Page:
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5 Steps to Planning Your Travel Bucket List

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Seeing the Northern Lights flare over Norwegian fjords. Savoring the finest patisseries in Paris. Standing in front of the Pyramids of Giza.

Everyone has a mental list of amazing trips they'd love to take someday. But the trouble with "someday" is that it keeps receding into the future. That's why it's time to start planning your travel bucket list: the list of travel destinations you absolutely have to see before you die. Here's how to make it happen.

1. Write Down All Your Wildest Bucket List Travel Ideas

This is the fun part. Set a timer for 30 minutes and write down every crazy travel idea you can think of. Running with the bulls in Pamplona? Sure. Climbing Kanchenjunga in Nepal? Why not? You may lean toward luxury vacations, world heritage sites, adventure travel or culinary experiences.

Don't feel pressured to choose far-flung destinations. Maybe you want to take a Route 66 road trip with your best girlfriend (in a pink Cadillac, of course) or stand on the greens at the Augusta National Golf Club, watching the Masters. Maybe your travel bucket list is about achieving a goal, such as walking every street in New York City or sleeping on each of Scotland's 162 islands (These are real travelers' accomplishments; see more here.)

Can't come up with anything? Look at these travel writers' bucket lists for inspiration.

2. Pare Down and Prioritize Your List

Now that you have your anything-goes list, it's time to bring it down to earth. Do some research about expected travel expenses, the trip difficulty and the overall experience. After reading recent travelers' reviews, you may find out that Dubai is not the luxury paradise it pretends to be, or that Bora Bora is, in this travel writer's opinion, "boring boring."

Also, be honest with yourself about what you enjoy. You may fantasize about trekking on the Patagonian steppes, but if you can't travel without hot showers and a hairdryer, that trip is not for you. In the end, you should have a list of 10 or so feasible trips on your travel bucket list.

3. Identify Your Bucket List Travel Companions

Bucket list travel isn't just about the destination; it's about who's sharing the experience with you. Maybe you envision visiting Disney World with your granddaughters, or Oktoberfest with your son. Start talking to your ideal bucket list travel companions to see if, and when, they're up for joining you on an adventure. And if you want to strike out alone, there's nothing wrong with that.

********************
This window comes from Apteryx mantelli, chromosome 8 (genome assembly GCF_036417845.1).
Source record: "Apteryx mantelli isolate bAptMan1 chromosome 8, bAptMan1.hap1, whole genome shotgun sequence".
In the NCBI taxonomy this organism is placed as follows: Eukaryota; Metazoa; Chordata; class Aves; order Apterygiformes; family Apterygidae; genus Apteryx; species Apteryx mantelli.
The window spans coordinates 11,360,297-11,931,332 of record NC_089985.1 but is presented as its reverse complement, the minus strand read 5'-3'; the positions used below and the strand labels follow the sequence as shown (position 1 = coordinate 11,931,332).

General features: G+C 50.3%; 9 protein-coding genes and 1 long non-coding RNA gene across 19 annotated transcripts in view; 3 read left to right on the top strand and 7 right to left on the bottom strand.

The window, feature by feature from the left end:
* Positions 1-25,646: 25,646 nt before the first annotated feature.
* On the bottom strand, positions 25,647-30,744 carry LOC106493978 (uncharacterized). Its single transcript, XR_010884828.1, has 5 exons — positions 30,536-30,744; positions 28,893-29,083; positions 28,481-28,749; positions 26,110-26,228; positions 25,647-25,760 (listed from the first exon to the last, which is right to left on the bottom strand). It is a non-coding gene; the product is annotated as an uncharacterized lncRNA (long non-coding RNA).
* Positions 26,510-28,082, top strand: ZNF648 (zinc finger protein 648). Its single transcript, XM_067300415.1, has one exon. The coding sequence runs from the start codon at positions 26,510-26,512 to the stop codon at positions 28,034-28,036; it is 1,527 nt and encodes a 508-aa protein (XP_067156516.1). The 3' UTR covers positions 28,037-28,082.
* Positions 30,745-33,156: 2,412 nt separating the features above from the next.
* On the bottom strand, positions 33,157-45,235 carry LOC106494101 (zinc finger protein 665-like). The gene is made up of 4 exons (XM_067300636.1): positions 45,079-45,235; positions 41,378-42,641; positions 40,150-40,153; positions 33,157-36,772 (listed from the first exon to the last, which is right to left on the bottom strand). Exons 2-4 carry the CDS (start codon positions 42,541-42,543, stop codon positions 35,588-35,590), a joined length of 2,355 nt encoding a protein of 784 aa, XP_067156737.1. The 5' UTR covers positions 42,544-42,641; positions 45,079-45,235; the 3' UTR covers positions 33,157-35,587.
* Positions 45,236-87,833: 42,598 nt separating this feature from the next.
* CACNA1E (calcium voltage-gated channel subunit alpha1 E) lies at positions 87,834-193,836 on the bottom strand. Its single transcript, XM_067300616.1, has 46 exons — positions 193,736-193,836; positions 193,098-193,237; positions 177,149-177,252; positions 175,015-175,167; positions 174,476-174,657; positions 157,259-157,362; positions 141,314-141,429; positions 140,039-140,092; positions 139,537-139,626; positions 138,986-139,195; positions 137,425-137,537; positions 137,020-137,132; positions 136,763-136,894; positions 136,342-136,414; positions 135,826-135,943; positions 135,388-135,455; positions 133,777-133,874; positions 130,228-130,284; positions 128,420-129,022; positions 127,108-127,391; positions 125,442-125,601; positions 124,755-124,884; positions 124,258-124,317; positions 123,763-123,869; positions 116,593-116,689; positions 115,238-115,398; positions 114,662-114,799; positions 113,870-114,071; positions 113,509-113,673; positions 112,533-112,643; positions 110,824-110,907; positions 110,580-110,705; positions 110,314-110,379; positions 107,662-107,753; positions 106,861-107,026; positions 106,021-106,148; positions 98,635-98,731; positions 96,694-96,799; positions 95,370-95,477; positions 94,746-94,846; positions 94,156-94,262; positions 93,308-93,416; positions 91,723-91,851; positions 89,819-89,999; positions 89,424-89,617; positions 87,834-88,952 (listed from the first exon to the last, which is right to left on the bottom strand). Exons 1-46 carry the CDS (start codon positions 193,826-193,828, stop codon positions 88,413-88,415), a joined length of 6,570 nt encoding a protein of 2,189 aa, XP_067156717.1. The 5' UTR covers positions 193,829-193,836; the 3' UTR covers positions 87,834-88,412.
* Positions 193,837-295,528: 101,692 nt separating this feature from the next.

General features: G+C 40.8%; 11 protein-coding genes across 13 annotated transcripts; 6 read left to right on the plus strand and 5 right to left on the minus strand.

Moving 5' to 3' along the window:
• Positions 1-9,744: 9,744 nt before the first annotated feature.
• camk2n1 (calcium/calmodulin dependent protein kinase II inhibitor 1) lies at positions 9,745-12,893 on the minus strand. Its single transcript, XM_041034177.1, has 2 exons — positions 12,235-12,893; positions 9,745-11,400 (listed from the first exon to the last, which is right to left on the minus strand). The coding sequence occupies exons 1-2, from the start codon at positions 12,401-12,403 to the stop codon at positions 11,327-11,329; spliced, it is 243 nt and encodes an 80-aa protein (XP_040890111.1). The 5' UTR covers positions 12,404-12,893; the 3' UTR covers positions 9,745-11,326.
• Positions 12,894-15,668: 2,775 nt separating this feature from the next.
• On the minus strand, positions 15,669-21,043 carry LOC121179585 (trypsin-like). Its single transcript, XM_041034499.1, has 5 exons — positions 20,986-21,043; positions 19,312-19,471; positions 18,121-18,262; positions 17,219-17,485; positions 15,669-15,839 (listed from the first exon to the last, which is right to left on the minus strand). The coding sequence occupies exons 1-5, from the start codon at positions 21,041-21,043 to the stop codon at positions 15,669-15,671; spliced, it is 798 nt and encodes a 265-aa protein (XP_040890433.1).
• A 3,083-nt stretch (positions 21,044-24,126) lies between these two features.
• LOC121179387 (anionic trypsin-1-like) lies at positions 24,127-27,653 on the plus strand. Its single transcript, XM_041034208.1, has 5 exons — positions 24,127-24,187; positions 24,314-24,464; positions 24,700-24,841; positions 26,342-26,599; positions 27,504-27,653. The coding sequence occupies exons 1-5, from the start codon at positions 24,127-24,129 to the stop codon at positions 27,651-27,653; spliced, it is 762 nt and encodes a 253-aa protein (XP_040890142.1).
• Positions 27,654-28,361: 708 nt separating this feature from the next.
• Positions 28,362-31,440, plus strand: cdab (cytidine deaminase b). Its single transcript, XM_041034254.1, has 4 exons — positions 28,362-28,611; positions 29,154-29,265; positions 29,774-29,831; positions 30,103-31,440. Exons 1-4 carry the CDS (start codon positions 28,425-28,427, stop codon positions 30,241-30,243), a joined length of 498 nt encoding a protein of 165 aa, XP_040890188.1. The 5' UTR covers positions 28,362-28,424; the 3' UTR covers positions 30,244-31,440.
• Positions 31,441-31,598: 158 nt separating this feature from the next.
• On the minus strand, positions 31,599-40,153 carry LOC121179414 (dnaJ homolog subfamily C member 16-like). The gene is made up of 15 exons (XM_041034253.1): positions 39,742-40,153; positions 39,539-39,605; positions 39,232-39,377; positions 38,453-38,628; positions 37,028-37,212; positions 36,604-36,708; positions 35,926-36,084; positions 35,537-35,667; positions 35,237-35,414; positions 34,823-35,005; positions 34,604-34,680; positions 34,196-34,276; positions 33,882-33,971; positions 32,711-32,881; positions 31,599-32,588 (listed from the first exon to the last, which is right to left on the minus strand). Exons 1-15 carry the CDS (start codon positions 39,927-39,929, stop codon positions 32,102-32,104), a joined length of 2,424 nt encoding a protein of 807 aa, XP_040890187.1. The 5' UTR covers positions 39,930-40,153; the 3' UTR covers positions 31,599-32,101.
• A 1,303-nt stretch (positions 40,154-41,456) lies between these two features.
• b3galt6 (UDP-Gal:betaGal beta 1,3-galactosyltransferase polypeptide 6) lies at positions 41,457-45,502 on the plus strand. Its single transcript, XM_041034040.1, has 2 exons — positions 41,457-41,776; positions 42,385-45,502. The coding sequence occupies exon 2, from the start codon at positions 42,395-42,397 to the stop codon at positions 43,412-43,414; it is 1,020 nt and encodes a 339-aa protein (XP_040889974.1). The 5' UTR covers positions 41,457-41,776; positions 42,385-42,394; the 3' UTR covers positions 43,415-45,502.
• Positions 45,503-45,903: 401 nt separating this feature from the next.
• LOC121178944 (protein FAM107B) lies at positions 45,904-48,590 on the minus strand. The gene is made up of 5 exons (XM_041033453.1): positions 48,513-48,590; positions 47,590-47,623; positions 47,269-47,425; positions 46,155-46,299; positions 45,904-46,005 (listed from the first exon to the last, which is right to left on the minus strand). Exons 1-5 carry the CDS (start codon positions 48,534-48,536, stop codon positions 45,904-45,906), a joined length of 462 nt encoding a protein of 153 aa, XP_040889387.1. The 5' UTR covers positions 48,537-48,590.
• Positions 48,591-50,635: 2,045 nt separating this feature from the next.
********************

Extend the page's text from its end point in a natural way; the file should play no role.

4. Work Out a Budget

Remember to include travel insurance in your budget, even if you're a frugal traveler. A comprehensive travel insurance plan can not only protect your travel investment if you have to cancel or interrupt your trip for a covered reason, but can save you from astronomical medical expenses if you get sick or injured while traveling.

5. Set Your Travel Schedule

If you don't schedule your bucket list trips, they're never going to happen. But how do you know which ones to plan first? Some factors to consider:

    • Your health. If you're in good shape now, move any adventure travel to the top of the list. If you're planning a knee replacement next year, give yourself time to recover before attempting anything athletic.

    • Your obligations. If you work, when can you realistically take off the three weeks you need for your Mediterranean cruise? If you're retired, consider traveling off season to save money.

    • Costs and currency. If the pound stands at record highs against the dollar, now's not the best time for your London pub tour. Be aware that some cities are unexpectedly expensive, such as Oslo and Sydney, and may break your travel budget.1

    • Threats. A destination on your travel bucket list may be threatened by political unrest, epidemics or environmental pressures — and if it is, you'll have to decide if you want to hurry up and travel there or wait and see. Sign up for the State Department's STEP program and review the latest travel alerts to stay informed.

    • Popularity. If one of your destinations was just named one of next year's travel must-sees, you may want to wait until the crowds have cleared. Some perennially popular events require reservations made years in advance. For the Masters tournament, for instance, tickets are sold by random lottery and typically sell out right away.2 But don't lose heart if one of your bucket list destinations is difficult to get to. Once you make it there, you'll appreciate the experience even more.

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Nov 17, 2014